By Matt Tomsic
Published May 4, 2011
Responding to the National Labor Relations Board complaint against Boeing, Republican Sens. Lindsey Graham and Jim DeMint from South Carolina and Lamar Alexander, a Tennessee Republican, are introducing a bill today to protect right-to-work states from federal interference.
“The ‘Right to Work Protection Act,’ I think, is a very solid piece of legislation that is going to serve the country as a whole,” Graham said on the Senate floor Tuesday. “I do appreciate this legislation because it would preserve the ability of a state to go down that road without suffering at the federal level.”
Graham said the act will prohibit the federal government from punishing right-to-work states through contract awards or federal action.
“The concept of right to work is really at stake here,” Graham said.
The International Association of Machinists and Aerospace Workers filed a charge against Boeing in 2010 for opening a second assembly line for its 787s in North Charleston instead of Puget Sound, the location of the company’s first final assembly line for the Dreamliners and the location of a surge line that will be used to build 787s until the North Charleston plant is completed.
The NLRB began investigating and filed a complaint against the aerospace company in April. The expansion to North Charleston was an illegal transfer of work to a nonunion facility, according to the complaint, which called for Boeing to open another line in Washington state but did not ask for the North Charleston plant to be abandoned.
Boeing already owns and operates two existing facilities in North Charleston that build and integrate sections of the 787.
Graham said the complaint is “legally absurd,” saying Boeing came to the Lowcountry because it was the best business deal for the company.
“This complaint is just frivolous,” Graham said. “It is motivated by all the wrong reasons.”
Graham also said President Barack Obama chose William Daley — a former Boeing board member who voted for the expansion to South Carolina — as his chief of staff in January.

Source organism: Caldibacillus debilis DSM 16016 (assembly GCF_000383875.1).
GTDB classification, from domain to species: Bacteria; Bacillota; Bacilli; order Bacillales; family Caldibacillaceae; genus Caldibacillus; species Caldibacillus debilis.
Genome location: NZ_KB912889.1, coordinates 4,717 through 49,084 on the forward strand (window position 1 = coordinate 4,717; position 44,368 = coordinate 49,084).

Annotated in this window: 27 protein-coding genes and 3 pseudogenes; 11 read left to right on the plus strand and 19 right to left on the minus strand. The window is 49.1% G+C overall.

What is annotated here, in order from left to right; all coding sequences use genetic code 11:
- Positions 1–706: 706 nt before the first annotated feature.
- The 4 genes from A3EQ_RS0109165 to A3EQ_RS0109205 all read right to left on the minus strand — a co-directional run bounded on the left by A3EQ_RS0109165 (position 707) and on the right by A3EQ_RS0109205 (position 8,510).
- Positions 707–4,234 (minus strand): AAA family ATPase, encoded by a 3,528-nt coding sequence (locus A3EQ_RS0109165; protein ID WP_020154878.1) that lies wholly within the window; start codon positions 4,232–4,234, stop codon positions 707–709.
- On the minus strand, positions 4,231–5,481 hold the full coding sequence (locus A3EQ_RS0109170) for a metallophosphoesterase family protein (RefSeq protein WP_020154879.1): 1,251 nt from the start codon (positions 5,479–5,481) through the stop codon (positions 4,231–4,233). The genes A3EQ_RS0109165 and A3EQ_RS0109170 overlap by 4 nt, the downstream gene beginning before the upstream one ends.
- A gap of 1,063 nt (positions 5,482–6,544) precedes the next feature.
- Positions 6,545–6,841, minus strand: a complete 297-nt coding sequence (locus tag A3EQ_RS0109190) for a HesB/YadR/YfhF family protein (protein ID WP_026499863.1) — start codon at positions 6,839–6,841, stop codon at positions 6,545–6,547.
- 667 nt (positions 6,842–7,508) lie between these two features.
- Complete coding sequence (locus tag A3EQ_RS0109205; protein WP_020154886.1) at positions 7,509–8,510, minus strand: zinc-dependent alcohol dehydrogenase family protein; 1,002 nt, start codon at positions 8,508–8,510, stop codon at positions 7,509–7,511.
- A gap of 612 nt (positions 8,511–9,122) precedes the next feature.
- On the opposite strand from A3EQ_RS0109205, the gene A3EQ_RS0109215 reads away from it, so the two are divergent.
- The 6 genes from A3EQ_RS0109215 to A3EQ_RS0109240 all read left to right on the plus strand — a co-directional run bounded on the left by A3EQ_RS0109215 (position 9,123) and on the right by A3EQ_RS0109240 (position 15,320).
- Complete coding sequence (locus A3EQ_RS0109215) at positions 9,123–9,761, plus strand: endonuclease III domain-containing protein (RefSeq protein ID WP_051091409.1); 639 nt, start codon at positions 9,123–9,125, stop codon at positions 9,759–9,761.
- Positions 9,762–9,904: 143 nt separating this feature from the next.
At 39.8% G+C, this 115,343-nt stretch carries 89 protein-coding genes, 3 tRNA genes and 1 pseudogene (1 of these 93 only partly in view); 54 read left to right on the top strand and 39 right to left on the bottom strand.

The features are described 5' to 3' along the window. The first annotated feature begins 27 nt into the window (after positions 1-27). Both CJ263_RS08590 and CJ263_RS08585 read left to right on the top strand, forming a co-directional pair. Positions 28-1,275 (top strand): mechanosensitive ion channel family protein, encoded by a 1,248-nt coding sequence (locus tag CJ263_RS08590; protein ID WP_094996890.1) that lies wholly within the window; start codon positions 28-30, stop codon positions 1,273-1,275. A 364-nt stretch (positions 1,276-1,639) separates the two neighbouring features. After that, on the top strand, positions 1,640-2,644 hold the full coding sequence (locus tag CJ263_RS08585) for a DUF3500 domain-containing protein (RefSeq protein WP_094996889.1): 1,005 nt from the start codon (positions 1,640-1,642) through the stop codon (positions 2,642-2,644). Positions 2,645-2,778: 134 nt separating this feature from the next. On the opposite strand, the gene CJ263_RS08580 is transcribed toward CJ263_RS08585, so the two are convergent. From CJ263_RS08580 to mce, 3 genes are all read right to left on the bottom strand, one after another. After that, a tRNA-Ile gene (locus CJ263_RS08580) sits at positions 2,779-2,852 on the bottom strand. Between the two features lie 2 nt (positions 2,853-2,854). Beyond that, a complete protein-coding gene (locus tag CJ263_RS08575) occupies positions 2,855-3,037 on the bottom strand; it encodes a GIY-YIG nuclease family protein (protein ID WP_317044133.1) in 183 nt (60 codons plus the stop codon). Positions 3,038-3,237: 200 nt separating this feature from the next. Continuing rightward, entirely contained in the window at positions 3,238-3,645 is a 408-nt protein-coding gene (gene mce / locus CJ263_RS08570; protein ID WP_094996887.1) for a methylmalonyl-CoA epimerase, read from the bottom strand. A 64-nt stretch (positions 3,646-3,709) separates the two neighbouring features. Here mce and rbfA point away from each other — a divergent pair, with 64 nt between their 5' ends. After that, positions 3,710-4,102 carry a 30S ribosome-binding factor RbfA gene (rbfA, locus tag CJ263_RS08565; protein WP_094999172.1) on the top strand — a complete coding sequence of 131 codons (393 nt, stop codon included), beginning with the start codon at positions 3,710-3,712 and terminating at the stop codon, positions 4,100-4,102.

“I’m assuming that the vetting team knew that the complaint had been filed by the Machinists union in March of 2010, and that Mr. Daley voted along with the rest of the members of the board to come to South Carolina,” Graham said. “And they must have concluded that this complaint was frivolous. I assume that, because if they didn’t know about the complaint, that was one of the worst vetting jobs in the history of the world.”
“It is important for us here in the Senate as well as everyone around the country to understand what this administration is doing to hurt jobs in America,” DeMint said Tuesday on the floor of the Senate.
DeMint said that the national balance between organized labor and states is changing, with 22 states having passed right-to-work laws and several others passing amendments to keep union certification votes secret.
“A few weeks ago, a delegation from California went to Texas to try to figure out why hundreds of businesses are moving from California, taking tax revenue and jobs with them to Texas and other States,” DeMint said. “They didn't need to make the trip. It was pretty obvious that the business environment that has been created in California by the unions and the politicians has made it very difficult for world-class companies.”
The proposed legislation is the most recent development in the Boeing-NLRB saga after the complaint’s release, Boeing’s response and a news conference called by South Carolina politicians the next day to show support for the aircraft maker.